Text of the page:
In 2009, as Canada celebrates the 80th anniversary of the establishment of its diplomatic presence in Japan, Their Majesties the Emperor and Empress of Japan will pay a visit to Canada. This visit is an important symbol of our solid and ever-growing relationship - a relationship founded on such shared values as freedom, democracy, open markets and good governance. The ties between Japan and Canada continue to grow as we cooperate on peace and security, enjoy strong trade and investment ties, and engage in numerous community and cultural changes.
This July, Canada Post marks this anniversary and celebrates Their Majesties' visit with a commemorative envelope. Designed by Celine Morisset, Manager of Graphic Design at Canada Post, the envelope showcases the richness of Japanese art and speaks to its welcome place in Canadian culture. It features cherry blossoms and Japanese calligraphy set against a kimono, the traditional clothing of Japan. Cherry blossoms, sakura in Japanese, are the flowers that grow on cherry trees. Over 200 cultivars of sakura are native to Japan, where they are considered omens of good fortune, a symbol of love and an enduring metaphor for the ephemeral nature of life. "The design, with the vivid colours of the cherry blossom, imparts a sense of flamboyance amid tranquility," Morisset explains.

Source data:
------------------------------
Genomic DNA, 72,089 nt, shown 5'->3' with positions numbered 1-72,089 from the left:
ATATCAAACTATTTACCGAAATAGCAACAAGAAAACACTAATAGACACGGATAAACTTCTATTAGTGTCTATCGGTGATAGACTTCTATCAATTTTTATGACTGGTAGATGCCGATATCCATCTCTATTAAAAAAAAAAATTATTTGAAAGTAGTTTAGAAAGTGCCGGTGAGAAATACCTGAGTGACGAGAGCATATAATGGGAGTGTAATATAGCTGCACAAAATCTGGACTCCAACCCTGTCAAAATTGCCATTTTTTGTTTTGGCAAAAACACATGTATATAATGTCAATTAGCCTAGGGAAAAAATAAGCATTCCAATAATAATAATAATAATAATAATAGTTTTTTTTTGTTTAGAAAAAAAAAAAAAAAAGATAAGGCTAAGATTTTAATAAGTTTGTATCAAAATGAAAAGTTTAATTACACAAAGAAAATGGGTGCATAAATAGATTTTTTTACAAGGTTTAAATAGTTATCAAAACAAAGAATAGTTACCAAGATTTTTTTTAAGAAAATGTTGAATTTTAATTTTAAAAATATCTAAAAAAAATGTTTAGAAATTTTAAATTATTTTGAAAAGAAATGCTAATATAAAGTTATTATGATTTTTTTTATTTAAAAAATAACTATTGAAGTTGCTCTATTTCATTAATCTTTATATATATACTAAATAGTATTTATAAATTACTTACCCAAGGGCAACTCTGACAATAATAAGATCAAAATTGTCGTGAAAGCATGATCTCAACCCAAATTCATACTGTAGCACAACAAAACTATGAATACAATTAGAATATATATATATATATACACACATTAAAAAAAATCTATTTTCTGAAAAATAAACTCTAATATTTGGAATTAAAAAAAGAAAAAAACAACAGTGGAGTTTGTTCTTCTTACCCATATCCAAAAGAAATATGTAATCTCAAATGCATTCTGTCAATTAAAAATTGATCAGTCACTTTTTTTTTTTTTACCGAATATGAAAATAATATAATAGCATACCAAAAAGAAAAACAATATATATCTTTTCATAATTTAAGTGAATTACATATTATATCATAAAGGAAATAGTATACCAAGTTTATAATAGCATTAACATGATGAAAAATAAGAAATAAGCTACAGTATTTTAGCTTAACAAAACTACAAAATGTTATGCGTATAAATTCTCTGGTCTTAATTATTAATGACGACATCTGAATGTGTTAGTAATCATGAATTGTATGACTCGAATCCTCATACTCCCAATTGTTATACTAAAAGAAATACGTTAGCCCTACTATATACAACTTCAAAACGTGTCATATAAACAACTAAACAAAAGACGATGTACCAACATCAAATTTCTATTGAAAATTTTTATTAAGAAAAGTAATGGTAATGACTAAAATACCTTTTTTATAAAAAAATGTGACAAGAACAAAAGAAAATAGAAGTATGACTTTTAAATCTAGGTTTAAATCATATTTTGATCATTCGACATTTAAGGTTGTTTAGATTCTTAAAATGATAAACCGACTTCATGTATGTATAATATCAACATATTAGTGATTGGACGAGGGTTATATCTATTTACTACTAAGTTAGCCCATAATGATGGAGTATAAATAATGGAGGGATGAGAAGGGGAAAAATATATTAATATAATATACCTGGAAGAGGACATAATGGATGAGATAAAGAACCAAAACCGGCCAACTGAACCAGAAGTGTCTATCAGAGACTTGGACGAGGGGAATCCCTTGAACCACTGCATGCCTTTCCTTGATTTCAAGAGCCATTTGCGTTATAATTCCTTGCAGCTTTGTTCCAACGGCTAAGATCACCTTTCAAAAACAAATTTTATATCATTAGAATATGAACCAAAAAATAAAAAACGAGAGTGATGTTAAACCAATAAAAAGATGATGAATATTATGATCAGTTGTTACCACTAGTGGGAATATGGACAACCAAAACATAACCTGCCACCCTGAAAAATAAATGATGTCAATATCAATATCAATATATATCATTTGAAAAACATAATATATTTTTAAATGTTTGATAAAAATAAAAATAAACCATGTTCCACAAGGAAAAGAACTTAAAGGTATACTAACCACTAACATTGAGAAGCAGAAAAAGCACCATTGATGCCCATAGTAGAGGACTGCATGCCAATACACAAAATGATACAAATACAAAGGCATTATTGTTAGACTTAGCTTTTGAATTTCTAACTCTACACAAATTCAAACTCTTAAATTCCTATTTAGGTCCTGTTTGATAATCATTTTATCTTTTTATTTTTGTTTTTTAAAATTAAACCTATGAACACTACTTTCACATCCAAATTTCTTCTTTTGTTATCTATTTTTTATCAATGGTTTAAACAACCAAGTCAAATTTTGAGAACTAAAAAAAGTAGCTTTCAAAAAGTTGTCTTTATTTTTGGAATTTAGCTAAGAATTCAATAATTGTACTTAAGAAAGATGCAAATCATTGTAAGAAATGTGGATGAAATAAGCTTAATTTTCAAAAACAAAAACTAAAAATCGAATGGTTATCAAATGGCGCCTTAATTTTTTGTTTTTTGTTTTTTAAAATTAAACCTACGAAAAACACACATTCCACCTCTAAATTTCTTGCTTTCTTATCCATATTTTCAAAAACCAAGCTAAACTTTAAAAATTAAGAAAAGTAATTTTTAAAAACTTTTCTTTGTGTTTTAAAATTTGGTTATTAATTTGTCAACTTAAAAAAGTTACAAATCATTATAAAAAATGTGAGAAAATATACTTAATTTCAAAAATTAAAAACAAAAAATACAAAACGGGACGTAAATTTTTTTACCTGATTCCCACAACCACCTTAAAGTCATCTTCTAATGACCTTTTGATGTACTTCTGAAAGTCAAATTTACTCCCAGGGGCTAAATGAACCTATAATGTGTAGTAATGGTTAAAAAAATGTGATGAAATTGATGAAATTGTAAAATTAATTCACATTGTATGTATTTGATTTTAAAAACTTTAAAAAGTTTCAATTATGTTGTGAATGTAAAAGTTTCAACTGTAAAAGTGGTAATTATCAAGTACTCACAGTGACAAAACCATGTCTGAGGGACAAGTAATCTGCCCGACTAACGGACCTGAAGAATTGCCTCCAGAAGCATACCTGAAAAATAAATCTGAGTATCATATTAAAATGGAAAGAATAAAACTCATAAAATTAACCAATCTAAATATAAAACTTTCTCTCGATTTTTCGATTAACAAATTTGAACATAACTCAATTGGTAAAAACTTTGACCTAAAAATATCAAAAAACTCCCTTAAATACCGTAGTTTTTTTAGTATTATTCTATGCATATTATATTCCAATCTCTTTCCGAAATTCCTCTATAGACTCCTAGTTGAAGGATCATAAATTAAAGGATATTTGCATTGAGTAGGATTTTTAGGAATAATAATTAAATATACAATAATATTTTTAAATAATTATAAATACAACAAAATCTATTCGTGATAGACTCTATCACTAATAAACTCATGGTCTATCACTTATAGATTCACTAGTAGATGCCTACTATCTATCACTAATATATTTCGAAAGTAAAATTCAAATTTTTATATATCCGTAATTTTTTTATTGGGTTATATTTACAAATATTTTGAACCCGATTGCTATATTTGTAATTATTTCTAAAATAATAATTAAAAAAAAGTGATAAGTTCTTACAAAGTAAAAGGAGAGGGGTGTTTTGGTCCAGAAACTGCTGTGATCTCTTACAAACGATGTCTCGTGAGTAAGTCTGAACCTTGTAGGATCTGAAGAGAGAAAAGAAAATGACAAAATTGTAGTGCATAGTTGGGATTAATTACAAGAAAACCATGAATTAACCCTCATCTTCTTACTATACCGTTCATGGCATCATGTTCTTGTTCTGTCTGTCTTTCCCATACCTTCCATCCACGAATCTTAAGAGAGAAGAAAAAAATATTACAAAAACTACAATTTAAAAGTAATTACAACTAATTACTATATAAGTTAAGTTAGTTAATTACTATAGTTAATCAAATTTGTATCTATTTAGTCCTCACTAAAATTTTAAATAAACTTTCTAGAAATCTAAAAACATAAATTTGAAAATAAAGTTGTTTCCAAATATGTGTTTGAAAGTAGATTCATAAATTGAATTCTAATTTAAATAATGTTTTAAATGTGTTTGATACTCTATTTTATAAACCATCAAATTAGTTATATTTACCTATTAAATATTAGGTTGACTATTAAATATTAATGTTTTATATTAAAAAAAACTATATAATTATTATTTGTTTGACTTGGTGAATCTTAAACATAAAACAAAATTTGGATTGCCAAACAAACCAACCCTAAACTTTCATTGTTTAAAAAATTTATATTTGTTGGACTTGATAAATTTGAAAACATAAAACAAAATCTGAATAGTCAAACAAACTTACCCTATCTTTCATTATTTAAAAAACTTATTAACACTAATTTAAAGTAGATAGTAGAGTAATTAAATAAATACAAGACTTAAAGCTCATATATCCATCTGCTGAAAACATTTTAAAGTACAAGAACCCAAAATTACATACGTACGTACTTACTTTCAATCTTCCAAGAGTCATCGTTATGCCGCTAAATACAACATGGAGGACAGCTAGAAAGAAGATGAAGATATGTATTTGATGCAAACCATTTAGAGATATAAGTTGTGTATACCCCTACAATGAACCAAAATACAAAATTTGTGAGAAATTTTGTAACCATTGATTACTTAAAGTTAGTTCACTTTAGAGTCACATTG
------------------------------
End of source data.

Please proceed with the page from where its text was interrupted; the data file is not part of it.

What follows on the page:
A bonsai pine tree was used as the cancellation mark. An ancient horticultural art form practiced by the Japanese, bonsai involves growing miniature plants through the use of skilled pruning. "In Japan, the pine represents the spiritual culture of the ancients," notes Morisset. On the preprinted stamp image, the Canadian and Japanese flags fly side by side against a bright blue sky. "This concept is symbolic of the strong relationship between the nations."
Date of issue - July 8, 2009
Denomination - Domestic postage paid
Design - Canada Post Graphic Design Group
Quantity - 10,000